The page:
Keeping Score - Ives: Holidays Symphony
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It seems to me that both Tilson Thomas and the S.F. Symphony are at their very best for these incredibly well produced "Keeping Score" docu-concerts. All of them are winners, with the Ives and Stravinsky (Rite Of Spring) leading the pack. Bernstein himself couldn't have done better on Ives. More, please! (how about Rimsky's "Mlada", a Tilson Thomas specialty).
The MTT/San Francisco Symphony KEEPING SCORE DVD of Ives' HOLIDAYS SYMPHONY is the ideal approach to Ives for first time listeners or people with a casual acquaintance with his music. Like the old Leonard Bernstein YOUNG PEOPLE'S CONCERTS (which weren't just for young people) on which it is clearly modeled, KEEPING SCORE allows us through pictures and orchestral demonstartions to see what Ives was attempting to do in his music. With this as a guide, it all comes together in a way that once you've seen it, you'll always remember it and will be able to hear the music in a different light.Read more ›
In starting the disc, we find a 90 second montage showing musicians and MTT, where the announcer says, "What is the secret of classical music?" Then, we see a menu of 5 choices: (1) Berlioz' Symphonie Fantastique; (2) Shostakovich's Symph. No. 5; (3) Beethoven's Eroica; (4) Stravinsky's rite of Spring; and (5) Copland's Appalachian Spring. Each of these choices provides a 10 minute excerpt from the other discs of this series. There is also the choice of going to the main menu.
The main menu includes these choices: (1) HOLIDAYS SYMPHONY with narration, film clips of marching bands, misty lakes, and snippets of Ives' biography; (2) The actual HOLIDAYS SYMPHONY without narration or photo-montages; (3) A short movie about the robotic cameras and video technicians; and (4) Setup (subtitles in English, Spanish, French, German, Cantonese, Mandarin).
This is about WASHINGTON'S BIRTHDAY (with narration): MTT tells us that "this is music that veers between tender sentiment and savage chaos." We are shown Ives' house in Redding, Connecticut and its interior. MTT sits inside and plays on Ives' old, beat-up piano. MTT exclaims, "Does he [Ives] want me to stand up and slug it out with him?!?" Then, we see a boy tossing a stone in a lake, and a girl walking on a railroad track in the countryside. We see Ives' childhood house in Danbury, Connecticut. Then, there is a reenactment of 2 actual marching bands, playing 2 different tunes, and then marching through each other (something that Charles Ives' father had experimented with).Read more ›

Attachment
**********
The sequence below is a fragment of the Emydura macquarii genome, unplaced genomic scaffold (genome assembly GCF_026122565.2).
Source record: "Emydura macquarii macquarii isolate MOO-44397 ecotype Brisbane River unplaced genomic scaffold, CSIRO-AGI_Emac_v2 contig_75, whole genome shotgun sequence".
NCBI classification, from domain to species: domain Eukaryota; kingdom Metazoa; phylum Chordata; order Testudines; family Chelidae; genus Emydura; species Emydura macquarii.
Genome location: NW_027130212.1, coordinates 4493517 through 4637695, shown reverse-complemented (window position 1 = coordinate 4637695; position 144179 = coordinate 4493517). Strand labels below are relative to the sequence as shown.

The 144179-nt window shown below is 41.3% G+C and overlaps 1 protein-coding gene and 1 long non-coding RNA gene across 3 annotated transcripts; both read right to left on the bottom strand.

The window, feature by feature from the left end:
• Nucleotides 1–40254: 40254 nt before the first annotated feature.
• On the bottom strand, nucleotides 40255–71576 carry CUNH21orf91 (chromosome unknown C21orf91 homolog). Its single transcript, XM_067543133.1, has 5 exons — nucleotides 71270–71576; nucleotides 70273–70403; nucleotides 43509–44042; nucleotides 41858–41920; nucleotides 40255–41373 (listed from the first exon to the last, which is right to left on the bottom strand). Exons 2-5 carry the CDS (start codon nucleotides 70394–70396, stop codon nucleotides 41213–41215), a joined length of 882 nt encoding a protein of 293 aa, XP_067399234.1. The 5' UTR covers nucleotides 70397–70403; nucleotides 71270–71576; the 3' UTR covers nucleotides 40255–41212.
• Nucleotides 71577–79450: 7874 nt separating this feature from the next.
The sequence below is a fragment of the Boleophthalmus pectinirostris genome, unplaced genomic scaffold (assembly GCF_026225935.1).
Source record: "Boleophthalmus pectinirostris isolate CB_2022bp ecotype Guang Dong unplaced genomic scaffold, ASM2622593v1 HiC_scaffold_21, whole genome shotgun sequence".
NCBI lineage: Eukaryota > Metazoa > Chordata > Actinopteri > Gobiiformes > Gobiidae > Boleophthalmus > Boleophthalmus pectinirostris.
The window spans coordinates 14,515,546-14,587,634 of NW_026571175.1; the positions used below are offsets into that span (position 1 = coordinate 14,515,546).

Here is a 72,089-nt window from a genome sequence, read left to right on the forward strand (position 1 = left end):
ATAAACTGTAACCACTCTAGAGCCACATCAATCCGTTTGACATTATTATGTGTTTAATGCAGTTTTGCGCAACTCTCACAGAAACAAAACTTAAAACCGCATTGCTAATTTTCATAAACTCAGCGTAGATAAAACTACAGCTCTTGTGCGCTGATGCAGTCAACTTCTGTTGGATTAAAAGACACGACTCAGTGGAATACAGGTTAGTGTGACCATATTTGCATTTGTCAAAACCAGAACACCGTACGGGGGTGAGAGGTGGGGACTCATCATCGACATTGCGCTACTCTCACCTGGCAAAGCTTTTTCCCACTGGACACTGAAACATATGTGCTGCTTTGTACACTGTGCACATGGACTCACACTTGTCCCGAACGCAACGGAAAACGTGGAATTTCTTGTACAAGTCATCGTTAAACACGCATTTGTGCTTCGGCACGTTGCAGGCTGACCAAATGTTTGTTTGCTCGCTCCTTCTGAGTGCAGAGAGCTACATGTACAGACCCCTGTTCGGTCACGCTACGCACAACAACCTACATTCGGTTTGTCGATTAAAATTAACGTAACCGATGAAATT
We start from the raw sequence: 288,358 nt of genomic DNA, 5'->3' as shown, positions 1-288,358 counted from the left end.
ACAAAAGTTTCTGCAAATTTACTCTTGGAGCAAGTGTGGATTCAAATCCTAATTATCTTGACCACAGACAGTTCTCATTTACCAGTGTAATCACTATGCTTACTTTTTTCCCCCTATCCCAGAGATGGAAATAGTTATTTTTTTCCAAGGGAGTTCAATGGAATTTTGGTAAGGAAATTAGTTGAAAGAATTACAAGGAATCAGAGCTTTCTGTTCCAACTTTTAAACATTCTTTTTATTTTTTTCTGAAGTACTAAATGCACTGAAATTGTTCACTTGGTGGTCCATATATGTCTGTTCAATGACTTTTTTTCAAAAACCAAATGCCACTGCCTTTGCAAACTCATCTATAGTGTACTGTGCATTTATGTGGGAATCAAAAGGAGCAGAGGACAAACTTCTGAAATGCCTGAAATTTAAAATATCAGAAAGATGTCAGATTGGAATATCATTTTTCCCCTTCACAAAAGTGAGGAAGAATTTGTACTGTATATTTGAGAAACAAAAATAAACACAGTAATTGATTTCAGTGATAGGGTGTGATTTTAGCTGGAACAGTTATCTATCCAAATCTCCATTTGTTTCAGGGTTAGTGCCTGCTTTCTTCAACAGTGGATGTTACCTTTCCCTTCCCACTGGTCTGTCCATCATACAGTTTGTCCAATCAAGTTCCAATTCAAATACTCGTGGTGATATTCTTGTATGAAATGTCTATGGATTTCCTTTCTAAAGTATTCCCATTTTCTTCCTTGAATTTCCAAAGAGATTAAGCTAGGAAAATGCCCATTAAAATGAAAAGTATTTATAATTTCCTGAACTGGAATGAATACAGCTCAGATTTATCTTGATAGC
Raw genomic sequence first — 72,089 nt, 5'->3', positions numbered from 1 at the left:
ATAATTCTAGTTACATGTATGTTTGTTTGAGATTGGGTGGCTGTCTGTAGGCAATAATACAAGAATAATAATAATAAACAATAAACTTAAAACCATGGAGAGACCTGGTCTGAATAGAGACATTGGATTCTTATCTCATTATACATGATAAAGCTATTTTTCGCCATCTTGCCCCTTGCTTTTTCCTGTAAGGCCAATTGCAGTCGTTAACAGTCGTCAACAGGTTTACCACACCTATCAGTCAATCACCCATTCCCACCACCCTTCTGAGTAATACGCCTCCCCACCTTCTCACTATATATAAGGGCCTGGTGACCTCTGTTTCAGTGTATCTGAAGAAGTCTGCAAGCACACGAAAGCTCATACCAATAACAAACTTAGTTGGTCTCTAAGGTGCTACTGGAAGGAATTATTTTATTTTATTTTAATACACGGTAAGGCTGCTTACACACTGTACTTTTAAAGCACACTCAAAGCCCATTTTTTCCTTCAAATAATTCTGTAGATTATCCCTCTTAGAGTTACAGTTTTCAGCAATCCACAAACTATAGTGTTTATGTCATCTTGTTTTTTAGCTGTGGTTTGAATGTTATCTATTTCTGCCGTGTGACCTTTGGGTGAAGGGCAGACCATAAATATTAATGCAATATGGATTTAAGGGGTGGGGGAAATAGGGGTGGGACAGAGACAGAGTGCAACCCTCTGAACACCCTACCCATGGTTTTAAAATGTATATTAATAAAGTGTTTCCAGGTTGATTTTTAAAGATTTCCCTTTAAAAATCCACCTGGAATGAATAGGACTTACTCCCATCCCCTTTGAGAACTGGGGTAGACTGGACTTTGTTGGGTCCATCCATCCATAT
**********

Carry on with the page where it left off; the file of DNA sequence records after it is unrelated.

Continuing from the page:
The successful insurance magnate Ives had in fact much in common with the bearded bohemian Whitman, though they might have been awkward companions at a dinner table. Both were Transcendentalists -- vaporous but compelling idealists, in short -- and swelling patriots. Like Mahler, Ives blended folksy and bumptious musical matter into his ambitious, original symphonies. Both composer were forthrightly "metaphysical" in their intentions. Both were obsessed with memory and memories. Both would have been huge WG Sebald readers if they'd lived close to our times.
The concert performance of the four symphonic movements includes the reading of Ives's own programmatic introductions to the holidays depicted. To my ears, each of the four movements deserves to be heard singly, in detachment, and the program-reading serves that purpose. I might only wish that MTT had a twangy New England accent. The music itself, of course, is the meat inside Michael Thomashefsky's DVD piroshki.
Most Recent Customer Reviews
This Ives' work its very complex in its estructure and meaning, but MTT expose it like a book showing all its beautyPublished on April 23, 2014 by Jorge Larrea Jorquera
The whole series of Keeping Score with Michael Tilson Thomas is amazing. I have loved all the ones that I have watched. Read morePublished on July 15, 2012 by David Smith
MTT is the finest conductor of the music of American individualist Charles Ives. In fact, he always was, right from the beginning of his career, which was with the Boston Symphony... Read morePublished on September 2, 2011 by stevenrothbard